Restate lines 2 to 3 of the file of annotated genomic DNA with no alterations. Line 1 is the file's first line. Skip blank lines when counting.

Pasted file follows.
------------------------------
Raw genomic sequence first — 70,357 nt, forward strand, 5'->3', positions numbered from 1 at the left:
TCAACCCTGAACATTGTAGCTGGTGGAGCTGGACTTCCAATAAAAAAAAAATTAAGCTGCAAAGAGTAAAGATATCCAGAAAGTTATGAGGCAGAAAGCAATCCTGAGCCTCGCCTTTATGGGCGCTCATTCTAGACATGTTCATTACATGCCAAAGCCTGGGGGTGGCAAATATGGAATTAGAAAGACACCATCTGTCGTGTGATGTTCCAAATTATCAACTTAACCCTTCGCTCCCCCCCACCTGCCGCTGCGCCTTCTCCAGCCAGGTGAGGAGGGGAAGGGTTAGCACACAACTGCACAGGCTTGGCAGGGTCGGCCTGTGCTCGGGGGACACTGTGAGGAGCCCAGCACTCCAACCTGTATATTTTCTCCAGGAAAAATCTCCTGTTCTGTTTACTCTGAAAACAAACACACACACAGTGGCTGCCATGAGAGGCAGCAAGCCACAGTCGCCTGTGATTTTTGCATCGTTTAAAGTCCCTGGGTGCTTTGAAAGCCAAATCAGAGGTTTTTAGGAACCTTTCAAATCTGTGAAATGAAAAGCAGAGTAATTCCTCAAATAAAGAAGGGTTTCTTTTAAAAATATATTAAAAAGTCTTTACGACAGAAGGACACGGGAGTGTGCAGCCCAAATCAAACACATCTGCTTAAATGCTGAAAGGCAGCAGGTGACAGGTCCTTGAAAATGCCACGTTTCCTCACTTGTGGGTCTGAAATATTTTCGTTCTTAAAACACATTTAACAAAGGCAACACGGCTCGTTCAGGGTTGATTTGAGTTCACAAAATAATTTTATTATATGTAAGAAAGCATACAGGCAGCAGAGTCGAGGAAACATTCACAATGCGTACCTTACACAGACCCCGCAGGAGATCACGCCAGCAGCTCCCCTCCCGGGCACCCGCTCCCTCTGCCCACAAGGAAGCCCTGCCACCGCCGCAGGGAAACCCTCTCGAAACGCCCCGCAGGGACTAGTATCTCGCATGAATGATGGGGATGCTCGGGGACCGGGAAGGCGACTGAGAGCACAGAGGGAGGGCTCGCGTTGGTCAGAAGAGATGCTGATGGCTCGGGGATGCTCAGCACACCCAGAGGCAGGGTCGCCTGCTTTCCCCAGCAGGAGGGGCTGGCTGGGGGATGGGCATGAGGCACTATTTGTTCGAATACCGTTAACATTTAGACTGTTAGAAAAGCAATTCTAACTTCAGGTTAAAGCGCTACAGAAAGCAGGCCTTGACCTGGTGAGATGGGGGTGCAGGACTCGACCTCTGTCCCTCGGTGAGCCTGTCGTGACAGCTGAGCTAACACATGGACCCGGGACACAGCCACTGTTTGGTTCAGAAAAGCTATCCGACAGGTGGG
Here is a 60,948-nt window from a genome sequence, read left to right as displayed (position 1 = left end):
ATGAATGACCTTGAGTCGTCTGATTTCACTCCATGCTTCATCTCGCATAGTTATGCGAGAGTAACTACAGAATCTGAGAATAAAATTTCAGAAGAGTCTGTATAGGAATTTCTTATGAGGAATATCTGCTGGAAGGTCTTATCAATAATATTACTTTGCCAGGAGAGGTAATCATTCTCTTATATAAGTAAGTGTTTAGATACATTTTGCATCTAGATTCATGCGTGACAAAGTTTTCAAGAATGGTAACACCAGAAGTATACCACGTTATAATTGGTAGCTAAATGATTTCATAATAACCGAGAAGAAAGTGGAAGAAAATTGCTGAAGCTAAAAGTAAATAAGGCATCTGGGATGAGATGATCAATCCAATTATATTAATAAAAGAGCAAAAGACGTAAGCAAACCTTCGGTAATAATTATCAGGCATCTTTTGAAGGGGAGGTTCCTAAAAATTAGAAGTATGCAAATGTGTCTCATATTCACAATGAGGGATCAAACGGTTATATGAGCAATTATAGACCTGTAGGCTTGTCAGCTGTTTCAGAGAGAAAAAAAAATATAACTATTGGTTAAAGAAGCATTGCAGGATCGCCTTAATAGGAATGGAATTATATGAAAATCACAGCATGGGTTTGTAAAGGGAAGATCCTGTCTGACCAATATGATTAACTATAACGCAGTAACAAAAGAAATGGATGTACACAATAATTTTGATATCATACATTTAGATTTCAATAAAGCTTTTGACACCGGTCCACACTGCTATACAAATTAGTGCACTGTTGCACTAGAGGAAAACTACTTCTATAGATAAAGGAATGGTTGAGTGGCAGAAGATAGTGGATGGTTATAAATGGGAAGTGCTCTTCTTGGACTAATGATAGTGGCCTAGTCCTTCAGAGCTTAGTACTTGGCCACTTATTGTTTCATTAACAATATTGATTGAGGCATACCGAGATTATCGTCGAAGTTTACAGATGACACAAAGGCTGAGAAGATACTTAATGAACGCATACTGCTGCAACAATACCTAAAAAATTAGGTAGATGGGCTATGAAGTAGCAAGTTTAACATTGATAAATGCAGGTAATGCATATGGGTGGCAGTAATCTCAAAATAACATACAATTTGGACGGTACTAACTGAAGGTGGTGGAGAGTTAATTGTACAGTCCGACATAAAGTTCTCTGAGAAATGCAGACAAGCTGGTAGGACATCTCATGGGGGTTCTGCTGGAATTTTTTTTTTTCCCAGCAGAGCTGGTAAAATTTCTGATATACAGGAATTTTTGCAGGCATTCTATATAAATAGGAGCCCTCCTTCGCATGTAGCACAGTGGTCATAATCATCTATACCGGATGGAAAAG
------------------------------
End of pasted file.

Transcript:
TCAACCCTGAACATTGTAGCTGGTGGAGCTGGACTTCCAATAAAAAAAAAATTAAGCTGCAAAGAGTAAAGATATCCAGAAAGTTATGAGGCAGAAAGCAATCCTGAGCCTCGCCTTTATGGGCGCTCATTCTAGACATGTTCATTACATGCCAAAGCCTGGGGGTGGCAAATATGGAATTAGAAAGACACCATCTGTCGTGTGATGTTCCAAATTATCAACTTAACCCTTCGCTCCCCCCCACCTGCCGCTGCGCCTTCTCCAGCCAGGTGAGGAGGGGAAGGGTTAGCACACAACTGCACAGGCTTGGCAGGGTCGGCCTGTGCTCGGGGGACACTGTGAGGAGCCCAGCACTCCAACCTGTATATTTTCTCCAGGAAAAATCTCCTGTTCTGTTTACTCTGAAAACAAACACACACACAGTGGCTGCCATGAGAGGCAGCAAGCCACAGTCGCCTGTGATTTTTGCATCGTTTAAAGTCCCTGGGTGCTTTGAAAGCCAAATCAGAGGTTTTTAGGAACCTTTCAAATCTGTGAAATGAAAAGCAGAGTAATTCCTCAAATAAAGAAGGGTTTCTTTTAAAAATATATTAAAAAGTCTTTACGACAGAAGGACACGGGAGTGTGCAGCCCAAATCAAACACATCTGCTTAAATGCTGAAAGGCAGCAGGTGACAGGTCCTTGAAAATGCCACGTTTCCTCACTTGTGGGTCTGAAATATTTTCGTTCTTAAAACACATTTAACAAAGGCAACACGGCTCGTTCAGGGTTGATTTGAGTTCACAAAATAATTTTATTATATGTAAGAAAGCATACAGGCAGCAGAGTCGAGGAAACATTCACAATGCGTACCTTACACAGACCCCGCAGGAGATCACGCCAGCAGCTCCCCTCCCGGGCACCCGCTCCCTCTGCCCACAAGGAAGCCCTGCCACCGCCGCAGGGAAACCCTCTCGAAACGCCCCGCAGGGACTAGTATCTCGCATGAATGATGGGGATGCTCGGGGACCGGGAAGGCGACTGAGAGCACAGAGGGAGGGCTCGCGTTGGTCAGAAGAGATGCTGATGGCTCGGGGATGCTCAGCACACCCAGAGGCAGGGTCGCCTGCTTTCCCCAGCAGGAGGGGCTGGCTGGGGGATGGGCATGAGGCACTATTTGTTCGAATACCGTTAACATTTAGACTGTTAGAAAAGCAATTCTAACTTCAGGTTAAAGCGCTACAGAAAGCAGGCCTTGACCTGGTGAGATGGGGGTGCAGGACTCGACCTCTGTCCCTCGGTGAGCCTGTCGTGACAGCTGAGCTAACACATGGACCCGGGACACAGCCACTGTTTGGTTCAGAAAAGCTATCCGACAGGTGGG
Here is a 60,948-nt window from a genome sequence, read left to right as displayed (position 1 = left end):